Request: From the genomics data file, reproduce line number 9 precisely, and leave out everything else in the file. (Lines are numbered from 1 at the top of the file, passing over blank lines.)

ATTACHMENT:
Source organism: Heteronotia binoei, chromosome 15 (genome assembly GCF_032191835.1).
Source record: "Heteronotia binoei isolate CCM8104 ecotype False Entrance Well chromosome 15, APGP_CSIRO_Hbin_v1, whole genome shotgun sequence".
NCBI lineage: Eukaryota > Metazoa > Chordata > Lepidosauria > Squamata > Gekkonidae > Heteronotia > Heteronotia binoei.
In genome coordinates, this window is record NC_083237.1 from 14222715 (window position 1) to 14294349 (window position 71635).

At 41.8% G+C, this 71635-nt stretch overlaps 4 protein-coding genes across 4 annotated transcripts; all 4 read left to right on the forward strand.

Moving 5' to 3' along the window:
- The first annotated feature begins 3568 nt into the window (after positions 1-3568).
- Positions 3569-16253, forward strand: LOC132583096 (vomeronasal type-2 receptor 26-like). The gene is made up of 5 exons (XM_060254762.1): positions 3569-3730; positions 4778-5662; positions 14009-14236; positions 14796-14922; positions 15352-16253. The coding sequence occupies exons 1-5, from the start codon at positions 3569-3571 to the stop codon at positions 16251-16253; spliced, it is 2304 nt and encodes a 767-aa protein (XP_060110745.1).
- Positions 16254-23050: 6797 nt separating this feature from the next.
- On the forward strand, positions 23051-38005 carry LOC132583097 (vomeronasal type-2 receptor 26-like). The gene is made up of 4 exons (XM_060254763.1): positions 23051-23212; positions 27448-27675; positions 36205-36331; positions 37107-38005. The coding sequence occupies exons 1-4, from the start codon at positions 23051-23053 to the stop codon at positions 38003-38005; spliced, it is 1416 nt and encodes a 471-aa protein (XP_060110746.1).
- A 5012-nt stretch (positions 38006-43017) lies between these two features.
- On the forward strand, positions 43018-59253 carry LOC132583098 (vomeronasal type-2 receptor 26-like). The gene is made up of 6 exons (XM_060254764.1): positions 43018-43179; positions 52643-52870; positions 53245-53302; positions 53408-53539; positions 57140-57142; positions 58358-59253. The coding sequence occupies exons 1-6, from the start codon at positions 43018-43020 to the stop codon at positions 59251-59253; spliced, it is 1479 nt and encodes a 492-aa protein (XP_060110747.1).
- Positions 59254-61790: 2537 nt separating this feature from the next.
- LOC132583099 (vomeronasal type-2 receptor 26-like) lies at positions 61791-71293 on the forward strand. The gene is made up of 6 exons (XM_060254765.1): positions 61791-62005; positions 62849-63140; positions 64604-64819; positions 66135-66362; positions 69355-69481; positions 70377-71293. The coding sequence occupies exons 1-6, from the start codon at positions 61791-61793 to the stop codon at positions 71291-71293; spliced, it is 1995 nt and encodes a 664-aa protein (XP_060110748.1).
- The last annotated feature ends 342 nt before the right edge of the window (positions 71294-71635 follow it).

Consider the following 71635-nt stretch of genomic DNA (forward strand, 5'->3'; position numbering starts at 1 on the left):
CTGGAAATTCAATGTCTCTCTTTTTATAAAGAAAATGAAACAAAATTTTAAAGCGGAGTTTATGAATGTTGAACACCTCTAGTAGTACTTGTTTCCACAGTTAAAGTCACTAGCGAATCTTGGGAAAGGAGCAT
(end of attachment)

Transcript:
- Positions 16254-23050: 6797 nt separating this feature from the next.